Joe Hendren

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Wednesday, September 17, 2008

Mullings on pay equity

During the Inagural Suffrage Eve Debate I will be particularly interested in the debate over approaches to employment law.

In 2004 Dr Judy McGregor from the Human Rights Commission wrote an interesting submission on the proposed Employment Relations Law Reform Bill
"While there is not a consensus, most commentators, including the Ministry of Women’s Affairs, believe that New Zealand has not complied with its international obligations in relation to pay equity since 1990 when the short-lived Employment Equity Act (1990) was repealed. This omission is one element in the comprehensive legislative and policy framework needed to give effect to pay and employment equity. "

The Employment Equity Act, championed by Helen Clark, only had a short life. The removal of awards under the Employment Contracts Act effectively invalidated any positive impact the legislation may have had. Jobs that were traditionally dominated by female workers continue to be paid less than comparable jobs traditionally dominated by men.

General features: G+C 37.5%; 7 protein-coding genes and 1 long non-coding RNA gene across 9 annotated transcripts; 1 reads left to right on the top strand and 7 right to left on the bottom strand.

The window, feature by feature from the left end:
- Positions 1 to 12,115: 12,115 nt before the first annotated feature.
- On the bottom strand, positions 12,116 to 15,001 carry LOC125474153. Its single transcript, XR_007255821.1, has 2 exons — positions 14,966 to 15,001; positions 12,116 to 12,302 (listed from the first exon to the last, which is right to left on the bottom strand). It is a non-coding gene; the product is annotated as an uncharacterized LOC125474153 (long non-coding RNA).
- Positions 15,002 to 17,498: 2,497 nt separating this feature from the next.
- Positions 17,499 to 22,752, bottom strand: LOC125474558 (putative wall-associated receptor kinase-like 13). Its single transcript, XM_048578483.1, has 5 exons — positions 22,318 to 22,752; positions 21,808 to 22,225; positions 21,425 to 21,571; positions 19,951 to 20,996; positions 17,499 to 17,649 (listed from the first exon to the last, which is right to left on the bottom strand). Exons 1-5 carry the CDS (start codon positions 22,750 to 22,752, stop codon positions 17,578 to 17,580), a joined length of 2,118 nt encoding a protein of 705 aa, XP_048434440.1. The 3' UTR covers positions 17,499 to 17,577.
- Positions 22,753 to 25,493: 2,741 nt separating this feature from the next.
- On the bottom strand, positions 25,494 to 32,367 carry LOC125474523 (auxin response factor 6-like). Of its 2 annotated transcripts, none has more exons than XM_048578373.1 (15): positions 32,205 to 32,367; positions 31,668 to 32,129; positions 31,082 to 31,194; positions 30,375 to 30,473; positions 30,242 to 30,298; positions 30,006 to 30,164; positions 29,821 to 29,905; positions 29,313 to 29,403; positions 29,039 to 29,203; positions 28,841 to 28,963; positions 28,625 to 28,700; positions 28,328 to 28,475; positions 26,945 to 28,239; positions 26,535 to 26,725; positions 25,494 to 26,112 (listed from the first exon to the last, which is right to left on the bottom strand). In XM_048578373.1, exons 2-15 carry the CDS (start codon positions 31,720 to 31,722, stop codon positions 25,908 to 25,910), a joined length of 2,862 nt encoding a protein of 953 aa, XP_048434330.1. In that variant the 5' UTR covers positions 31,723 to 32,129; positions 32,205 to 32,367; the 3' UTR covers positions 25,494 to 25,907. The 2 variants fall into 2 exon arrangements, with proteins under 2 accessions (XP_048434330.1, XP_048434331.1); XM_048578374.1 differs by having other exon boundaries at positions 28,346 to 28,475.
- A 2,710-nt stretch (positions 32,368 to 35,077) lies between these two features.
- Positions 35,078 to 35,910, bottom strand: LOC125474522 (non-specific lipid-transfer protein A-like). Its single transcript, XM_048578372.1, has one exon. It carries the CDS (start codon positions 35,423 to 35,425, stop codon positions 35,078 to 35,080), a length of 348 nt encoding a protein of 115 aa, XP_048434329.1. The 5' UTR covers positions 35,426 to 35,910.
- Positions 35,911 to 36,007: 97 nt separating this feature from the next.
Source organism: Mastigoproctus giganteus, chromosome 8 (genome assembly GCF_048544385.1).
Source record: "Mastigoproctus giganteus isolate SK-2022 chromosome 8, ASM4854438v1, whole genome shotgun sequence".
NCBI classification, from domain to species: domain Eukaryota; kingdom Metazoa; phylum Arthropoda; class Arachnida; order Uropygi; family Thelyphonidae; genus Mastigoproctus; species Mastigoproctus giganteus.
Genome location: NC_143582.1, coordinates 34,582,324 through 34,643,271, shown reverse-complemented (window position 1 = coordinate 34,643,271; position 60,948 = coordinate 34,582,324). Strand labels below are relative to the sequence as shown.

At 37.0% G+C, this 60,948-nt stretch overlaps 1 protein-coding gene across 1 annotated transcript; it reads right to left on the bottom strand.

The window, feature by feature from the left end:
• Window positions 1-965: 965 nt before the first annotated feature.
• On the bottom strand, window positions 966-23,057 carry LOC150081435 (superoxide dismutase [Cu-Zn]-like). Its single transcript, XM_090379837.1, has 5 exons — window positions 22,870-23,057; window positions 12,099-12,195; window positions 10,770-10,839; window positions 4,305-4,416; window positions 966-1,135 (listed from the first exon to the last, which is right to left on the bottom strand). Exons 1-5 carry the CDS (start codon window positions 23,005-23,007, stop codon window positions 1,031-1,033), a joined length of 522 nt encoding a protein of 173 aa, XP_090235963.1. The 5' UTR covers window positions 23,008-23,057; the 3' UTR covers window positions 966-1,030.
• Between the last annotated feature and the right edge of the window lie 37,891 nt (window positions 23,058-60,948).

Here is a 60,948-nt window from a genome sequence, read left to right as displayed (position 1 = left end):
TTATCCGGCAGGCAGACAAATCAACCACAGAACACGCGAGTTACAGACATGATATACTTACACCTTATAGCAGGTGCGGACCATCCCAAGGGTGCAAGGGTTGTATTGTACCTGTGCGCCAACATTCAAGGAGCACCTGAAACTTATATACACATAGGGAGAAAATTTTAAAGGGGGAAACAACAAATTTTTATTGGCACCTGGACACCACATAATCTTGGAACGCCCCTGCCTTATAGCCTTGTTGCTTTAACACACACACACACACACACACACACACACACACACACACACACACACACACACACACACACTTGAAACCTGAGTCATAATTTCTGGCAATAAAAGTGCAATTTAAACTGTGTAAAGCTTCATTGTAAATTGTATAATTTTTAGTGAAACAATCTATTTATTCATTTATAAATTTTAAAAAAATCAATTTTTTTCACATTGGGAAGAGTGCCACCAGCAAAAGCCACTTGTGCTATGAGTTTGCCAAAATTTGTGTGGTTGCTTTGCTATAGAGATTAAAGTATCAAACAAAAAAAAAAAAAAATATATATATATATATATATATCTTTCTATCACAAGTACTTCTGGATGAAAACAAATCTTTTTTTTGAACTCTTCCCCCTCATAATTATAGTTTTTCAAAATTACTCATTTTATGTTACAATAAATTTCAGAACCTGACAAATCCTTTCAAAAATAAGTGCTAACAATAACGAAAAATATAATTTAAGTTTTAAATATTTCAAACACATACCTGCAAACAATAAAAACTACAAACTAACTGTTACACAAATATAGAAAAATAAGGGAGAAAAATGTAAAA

I had a thought that horrified me a little today. Without going and ferreting out the figures, I would not be surprised if the significant increases in the minimum wage since 1999 have had a small positive impact on pay equity, as the lower wage bands flattened out to the new minimum. So to measure progress towards pay equity issue by itself, and to see the wonderous 'market' [cough][cough] at work it would make sense to exclude all minimum wages from the comparison. Not that I am immediately sure how to achieve this of course :)

In 2007 female full-time workers earned 14% less than men. The gender pay gap was 13% in the 2006 survey, and 16% in 2005.

This entails that if progress towards pay equity is to be achieved, we need to see greater progress further up the income scale. Given that the gender pay gap has now been with us for as long as women have been working, I doubt its going to be sorted by employers and employees negotiating among themselves. Pay equity will only be achieved as part of a more structured approach to employment relations, involving specific pay equity enabling legislation, ongoing research and a culture more conducive to collective bargaining.

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